SCHUMER: OK. And then did you meet with Mr. Card?

COMEY: I did. I went with Mr. Olson driving -- my security detail drove us to the White House. We went into the West Wing. Mr. Card would not allow Mr. Olson to enter his office. He asked Mr. Olson to please sit outside in his sitting area. I relented and went in to meet with Mr. Card alone. We met, had a discussion, which was much more -- much calmer than the discussion on the telephone. After -- I don't remember how long, 10 or 15 minutes -- Mr. Gonzales arrived and brought Mr. Olson into the room. And the four of us had a discussion.


SCHUMER: Let me ask you this: So in sum, it was your belief that Mr. Gonzales and Mr. Card were trying to take advantage of an ill and maybe disoriented man to try and get him to do something that many, at least in the Justice Department, thought was against the law? Was that a correct summation?

COMEY: I was concerned that this was an effort to do an end-run around the acting attorney general and to get a very sick man to approve something that the Department of Justice had already concluded -- the department as a whole -- was unable to be certified as to its legality. And that was my concern.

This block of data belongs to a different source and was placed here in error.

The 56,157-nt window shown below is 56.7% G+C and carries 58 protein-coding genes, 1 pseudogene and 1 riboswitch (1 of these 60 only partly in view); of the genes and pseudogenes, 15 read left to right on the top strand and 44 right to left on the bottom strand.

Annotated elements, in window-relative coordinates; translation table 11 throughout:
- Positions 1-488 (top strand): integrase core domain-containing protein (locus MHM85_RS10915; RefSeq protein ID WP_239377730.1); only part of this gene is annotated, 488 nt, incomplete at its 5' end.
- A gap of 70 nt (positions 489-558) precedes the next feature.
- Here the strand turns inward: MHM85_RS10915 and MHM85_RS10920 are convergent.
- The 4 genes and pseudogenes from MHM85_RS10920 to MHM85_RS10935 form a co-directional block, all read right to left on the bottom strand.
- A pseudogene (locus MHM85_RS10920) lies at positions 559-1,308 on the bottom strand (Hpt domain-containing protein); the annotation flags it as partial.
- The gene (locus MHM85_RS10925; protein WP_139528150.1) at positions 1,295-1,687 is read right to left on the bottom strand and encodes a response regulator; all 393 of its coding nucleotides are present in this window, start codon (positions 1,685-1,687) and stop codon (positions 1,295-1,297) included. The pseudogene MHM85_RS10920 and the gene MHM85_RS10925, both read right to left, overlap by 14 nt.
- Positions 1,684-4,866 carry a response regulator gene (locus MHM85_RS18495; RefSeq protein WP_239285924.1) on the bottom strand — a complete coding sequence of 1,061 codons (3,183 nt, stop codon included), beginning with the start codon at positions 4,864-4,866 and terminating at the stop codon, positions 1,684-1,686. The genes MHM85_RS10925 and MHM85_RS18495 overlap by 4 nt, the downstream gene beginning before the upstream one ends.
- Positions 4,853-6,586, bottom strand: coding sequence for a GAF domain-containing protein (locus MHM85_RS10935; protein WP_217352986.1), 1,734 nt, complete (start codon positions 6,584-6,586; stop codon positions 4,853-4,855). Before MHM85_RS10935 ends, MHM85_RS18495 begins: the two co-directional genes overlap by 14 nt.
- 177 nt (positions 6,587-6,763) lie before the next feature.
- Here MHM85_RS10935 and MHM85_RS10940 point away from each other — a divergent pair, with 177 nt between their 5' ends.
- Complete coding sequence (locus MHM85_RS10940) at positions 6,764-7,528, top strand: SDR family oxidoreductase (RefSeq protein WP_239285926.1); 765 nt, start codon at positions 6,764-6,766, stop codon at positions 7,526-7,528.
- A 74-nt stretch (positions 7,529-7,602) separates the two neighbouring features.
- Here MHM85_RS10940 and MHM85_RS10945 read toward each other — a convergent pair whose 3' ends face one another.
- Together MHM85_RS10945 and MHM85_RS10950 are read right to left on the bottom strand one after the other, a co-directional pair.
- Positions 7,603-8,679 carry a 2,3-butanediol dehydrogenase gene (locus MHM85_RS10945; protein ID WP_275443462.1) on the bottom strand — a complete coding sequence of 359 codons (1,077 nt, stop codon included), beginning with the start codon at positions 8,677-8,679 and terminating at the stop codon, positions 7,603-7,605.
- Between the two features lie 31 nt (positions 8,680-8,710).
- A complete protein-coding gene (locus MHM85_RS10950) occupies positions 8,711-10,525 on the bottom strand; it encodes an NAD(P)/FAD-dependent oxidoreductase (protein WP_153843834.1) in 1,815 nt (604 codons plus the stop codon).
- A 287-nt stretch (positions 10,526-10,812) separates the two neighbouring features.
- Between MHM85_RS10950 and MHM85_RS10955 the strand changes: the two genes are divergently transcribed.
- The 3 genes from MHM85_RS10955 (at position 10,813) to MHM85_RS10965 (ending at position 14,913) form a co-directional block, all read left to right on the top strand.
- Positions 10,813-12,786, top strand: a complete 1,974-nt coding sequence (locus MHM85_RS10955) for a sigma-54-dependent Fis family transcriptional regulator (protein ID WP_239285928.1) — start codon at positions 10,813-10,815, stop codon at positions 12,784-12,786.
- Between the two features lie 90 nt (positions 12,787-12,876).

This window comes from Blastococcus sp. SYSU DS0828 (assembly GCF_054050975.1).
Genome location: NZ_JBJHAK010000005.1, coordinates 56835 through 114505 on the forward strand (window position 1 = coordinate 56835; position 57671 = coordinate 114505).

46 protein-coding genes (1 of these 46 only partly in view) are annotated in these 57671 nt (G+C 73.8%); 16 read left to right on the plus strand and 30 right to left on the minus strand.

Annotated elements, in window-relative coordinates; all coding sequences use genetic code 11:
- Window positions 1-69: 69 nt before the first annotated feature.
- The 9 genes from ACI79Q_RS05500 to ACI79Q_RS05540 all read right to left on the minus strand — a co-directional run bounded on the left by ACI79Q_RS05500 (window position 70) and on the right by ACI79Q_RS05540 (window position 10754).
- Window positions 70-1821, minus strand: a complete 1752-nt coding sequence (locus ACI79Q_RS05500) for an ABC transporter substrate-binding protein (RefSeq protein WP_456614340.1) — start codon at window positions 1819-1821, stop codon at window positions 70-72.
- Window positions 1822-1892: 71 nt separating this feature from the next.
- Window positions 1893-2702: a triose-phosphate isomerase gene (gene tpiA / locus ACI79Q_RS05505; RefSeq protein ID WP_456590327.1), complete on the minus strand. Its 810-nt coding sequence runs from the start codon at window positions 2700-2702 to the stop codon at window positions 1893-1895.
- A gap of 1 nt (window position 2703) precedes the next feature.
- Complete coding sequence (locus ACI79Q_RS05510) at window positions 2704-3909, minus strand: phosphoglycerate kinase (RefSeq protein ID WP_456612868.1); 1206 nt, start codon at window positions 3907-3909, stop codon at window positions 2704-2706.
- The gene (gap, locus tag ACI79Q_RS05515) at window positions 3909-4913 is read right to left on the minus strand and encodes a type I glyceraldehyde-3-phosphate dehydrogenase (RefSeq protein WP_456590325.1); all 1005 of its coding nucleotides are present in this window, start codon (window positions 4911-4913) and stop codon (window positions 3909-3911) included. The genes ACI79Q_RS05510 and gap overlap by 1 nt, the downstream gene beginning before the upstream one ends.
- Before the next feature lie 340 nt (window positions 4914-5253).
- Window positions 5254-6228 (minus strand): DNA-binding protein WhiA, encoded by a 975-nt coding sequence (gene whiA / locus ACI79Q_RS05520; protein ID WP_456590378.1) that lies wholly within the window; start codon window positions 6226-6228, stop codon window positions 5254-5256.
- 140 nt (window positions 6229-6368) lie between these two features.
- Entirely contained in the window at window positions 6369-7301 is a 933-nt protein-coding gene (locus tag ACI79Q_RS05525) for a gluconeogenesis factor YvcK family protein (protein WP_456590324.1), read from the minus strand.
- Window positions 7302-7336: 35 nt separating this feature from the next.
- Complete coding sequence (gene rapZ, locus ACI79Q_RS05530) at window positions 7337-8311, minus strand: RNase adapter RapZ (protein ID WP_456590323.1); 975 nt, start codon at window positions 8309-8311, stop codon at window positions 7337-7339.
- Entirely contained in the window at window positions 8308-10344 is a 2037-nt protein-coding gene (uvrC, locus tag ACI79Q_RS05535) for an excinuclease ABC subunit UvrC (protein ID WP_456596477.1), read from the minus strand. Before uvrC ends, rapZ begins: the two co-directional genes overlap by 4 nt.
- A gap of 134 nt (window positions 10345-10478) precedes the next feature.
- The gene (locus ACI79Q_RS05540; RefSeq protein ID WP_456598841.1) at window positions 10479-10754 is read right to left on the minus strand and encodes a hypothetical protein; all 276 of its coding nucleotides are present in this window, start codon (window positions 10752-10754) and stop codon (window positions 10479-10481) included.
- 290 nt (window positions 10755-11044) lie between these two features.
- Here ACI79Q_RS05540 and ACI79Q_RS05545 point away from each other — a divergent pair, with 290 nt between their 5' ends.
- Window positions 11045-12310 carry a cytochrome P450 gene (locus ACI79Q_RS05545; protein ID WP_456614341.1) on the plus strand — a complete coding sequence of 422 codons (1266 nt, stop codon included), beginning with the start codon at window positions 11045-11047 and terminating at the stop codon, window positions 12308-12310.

SCHUMER: OK. And you also believe -- and you had later conversations with Attorney General Ashcroft when he recuperated, and he backed your view?

COMEY: Yes, sir.

SCHUMER: Did you ever ask him explicitly if he would have resigned had it come to that?


SCHUMER: OK. But he backed your view over that what was being done, or what was attempting to being done, going around what you had recommended, was wrong, against the law?

COMEY: Yes. And I already knew his view from the hour we had spent together going over it in great detail a week before the hospital incident.


SCHUMER: OK. Well, let me just say this, and then I'll call on Senator Specter who can have as much time as he thinks is appropriate. The story is a shocking one. It makes you almost gulp. And I just want to say, speaking for myself, I appreciate your integrity and fidelity to rule of law. And I also appreciate Attorney General Ashcroft's fidelity to the rule of law as well, as well as the men and women who worked with you and stuck by you in this. When we have a situation where the laws of this country -- the rules of law of this country are not respected because somebody thinks there's a higher goal, we run askew of the very purpose of what democracy and rule of law are about. And this -- again, this story makes me gulp.